SUPER NAKED SUPERSTAR
Speed Triple 1050 still smashes it
What we said then
“By moving the weight bias towards the front, the bike is much more agile than the outgoing model. It doesn’t have that long length wheelbase sensation anymore.
“As you would expect, the 1050cc engine is beautifully tractable. Instead, where the new Speed Triple feels different, in terms of performance, is it hangs onto its power and torque a lot further up the rev range. Add to this the stupendous Brembo front brake system and Metzeler Racetec K3 tyres as standard and you’ve a bike that’s capable of giving anybody a smile at a track day.” MCN launch report | October 20, 2010
But what is it like now?
Triumph’s Speed Triple has always been a dependable performer, whether that be the ’94 original, ‘98’s T509 or 2005’s stonking 1050 – and the same is clearly true of this stock 2011 model as I ride away from dealer Wheels of Peterborough (01733 358555) who have it up for sale at a tempting £5995.
I’ve ridden and tested them all, right back to that original, but this 2011 version still surprises with its ability, class – and how much of a move on it was from its round-eyed predecessor. Controversially at the time, Triumph switched from the Speedie’s trademark circular twin beams in this incarnation to more angular, futuristic-looking ones. Completely familiar now, at the time it distracted from the significant changes elsewhere – considerably improved handling, extra power (5bhp) and a more integrated, classy design hoiking it straight back to being one of the best super nakeds anywhere. It’s slimmer, more manageable, the rider feels more ‘in’ the machine, the steering is much more intuitive and engaging and the performance thicker and more flexible than ever. As an engaging, fun road bike they don’t come much better and this example, in virtually standard trim, complete with newish Dunlop Sportsmax tyres, makes a tempting proposition despite being succeeded by the all-new 2016 version.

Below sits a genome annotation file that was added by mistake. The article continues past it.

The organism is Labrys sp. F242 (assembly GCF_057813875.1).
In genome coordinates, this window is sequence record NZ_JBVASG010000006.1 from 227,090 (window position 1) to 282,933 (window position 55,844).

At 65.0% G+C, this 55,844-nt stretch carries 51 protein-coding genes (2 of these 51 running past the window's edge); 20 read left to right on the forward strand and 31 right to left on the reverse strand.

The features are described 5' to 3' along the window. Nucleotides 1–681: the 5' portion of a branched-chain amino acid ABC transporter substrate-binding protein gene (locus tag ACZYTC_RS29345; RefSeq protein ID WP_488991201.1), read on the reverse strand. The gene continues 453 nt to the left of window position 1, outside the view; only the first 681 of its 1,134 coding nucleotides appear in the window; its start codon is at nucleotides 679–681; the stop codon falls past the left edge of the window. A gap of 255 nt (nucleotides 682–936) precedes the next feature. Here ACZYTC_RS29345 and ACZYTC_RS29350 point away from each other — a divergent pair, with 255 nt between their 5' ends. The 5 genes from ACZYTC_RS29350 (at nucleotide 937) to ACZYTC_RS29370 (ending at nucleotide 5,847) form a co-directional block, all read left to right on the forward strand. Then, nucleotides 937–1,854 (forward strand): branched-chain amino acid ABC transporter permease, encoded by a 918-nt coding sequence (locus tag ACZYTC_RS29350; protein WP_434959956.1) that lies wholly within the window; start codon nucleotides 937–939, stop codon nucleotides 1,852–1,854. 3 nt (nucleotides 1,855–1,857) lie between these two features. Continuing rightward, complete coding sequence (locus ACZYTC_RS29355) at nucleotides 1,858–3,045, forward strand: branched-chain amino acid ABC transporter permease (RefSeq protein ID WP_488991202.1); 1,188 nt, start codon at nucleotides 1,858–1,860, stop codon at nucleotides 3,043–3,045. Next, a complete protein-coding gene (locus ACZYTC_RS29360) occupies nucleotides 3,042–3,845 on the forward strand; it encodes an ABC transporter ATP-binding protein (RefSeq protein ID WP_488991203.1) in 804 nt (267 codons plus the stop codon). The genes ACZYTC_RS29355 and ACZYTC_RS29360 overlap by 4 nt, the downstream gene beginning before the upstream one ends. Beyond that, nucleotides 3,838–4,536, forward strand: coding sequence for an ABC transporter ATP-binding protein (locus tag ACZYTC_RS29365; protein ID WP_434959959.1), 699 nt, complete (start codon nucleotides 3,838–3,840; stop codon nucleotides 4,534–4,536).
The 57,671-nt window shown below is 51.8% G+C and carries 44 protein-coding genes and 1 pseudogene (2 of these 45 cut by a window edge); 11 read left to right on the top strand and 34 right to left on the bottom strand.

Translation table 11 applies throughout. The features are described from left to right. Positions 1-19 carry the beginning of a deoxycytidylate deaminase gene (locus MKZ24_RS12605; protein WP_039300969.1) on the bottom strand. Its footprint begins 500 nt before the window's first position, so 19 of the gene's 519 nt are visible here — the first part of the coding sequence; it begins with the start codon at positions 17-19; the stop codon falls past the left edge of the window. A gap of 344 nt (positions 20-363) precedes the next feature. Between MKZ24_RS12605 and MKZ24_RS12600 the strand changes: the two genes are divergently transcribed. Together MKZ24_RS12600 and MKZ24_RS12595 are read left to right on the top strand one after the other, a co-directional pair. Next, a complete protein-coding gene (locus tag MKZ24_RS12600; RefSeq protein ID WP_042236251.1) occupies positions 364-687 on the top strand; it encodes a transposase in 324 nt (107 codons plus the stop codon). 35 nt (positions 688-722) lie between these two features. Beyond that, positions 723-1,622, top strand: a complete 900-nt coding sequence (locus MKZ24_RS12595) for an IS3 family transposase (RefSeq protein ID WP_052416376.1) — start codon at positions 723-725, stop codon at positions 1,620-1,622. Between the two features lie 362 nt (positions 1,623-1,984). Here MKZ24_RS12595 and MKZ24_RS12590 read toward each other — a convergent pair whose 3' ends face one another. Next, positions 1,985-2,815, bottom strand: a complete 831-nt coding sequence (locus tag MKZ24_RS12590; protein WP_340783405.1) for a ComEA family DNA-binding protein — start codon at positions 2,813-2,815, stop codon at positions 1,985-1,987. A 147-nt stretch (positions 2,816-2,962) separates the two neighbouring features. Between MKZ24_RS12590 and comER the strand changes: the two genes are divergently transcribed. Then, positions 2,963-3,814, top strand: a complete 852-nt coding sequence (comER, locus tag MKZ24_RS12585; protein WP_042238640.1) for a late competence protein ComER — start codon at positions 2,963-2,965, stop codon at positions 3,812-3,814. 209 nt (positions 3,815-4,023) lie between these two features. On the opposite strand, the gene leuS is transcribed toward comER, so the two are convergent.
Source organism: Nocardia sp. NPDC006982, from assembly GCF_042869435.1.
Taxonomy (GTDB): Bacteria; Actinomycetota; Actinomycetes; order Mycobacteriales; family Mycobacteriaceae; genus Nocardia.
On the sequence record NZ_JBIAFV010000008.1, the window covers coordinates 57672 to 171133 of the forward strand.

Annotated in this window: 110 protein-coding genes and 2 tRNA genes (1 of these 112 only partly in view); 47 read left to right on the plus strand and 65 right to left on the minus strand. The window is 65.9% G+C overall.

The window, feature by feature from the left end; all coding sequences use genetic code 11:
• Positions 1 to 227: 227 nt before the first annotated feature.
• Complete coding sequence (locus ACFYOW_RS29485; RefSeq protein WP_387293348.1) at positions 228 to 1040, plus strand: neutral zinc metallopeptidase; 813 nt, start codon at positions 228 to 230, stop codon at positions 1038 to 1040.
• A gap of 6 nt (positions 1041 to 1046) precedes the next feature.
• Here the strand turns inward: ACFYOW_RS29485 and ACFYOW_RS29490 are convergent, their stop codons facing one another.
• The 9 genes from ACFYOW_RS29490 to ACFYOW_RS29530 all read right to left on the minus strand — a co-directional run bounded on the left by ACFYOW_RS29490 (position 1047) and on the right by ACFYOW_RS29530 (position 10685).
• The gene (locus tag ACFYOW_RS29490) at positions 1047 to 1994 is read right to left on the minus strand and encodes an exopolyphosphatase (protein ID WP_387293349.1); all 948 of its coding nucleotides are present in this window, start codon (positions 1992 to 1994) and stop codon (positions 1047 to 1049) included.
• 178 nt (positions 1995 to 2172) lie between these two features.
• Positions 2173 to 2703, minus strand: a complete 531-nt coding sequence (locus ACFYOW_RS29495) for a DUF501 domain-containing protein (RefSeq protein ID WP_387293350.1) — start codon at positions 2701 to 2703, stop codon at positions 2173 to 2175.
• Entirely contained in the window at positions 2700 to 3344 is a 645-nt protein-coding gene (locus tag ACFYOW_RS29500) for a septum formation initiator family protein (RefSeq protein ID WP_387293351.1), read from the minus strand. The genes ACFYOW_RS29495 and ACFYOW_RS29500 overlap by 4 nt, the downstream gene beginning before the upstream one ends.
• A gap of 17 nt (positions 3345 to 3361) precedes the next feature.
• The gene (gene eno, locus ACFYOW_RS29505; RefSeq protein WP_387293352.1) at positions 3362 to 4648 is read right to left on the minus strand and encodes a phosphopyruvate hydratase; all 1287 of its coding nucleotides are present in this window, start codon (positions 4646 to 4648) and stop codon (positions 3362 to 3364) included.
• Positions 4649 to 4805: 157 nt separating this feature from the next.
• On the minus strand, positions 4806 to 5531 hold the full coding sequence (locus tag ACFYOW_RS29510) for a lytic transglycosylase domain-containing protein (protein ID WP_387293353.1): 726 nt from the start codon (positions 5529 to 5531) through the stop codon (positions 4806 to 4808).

Common faults explored
Not much goes wrong with Speedies and quality was much improved from 2011, too, so there’s little to fear here. This example had only just come in and hadn’t yet been through Wheels’ workshop, but apart from the clutch being a little out of adjustment and it doing with a decent polish, you’d hardly tell. It has 9000+ miles on its clocks but could easily pass for half that: the engine, discs and wheels are amazingly clean; there’s no scuffs, scratches or damage and just a little bit of road grime around the shock and headers. Apart from that, it’s excellent.
Surprisingly, for a five-year-old Speedie, this example’s virtually completely standard. The big Triumph is usually a magnet for both official and aftermarket accessories, some of which are more appealing than others depending on your taste, so it’s a serious consideration when buying used. This example, though, has just the official Triumph flyscreen and belly pan making it a tempting ‘blank canvas’, especially considering its price, if buying used.
The 2011 Speedie may no longer be the fastest, most powerful or sophisticated of super nakeds, those mantles have passed to bikes like BMW’S S1000R and Aprilia’s Tuono V4, but it remains one of the best for its blend of style, real world performance, character and value. And now, superseded by itself in 2016 to satisfy Euro4, it’s a more affordable used buy than ever. A slick, stylish super naked for under six grand? Sorted.
The Speed Triple is a great value super naked Accessories Speedies are rarely so standard – stock except for flyscreen and bellypan Engine Development of 2005 1050 triple got 5bhp extra and is solid and durable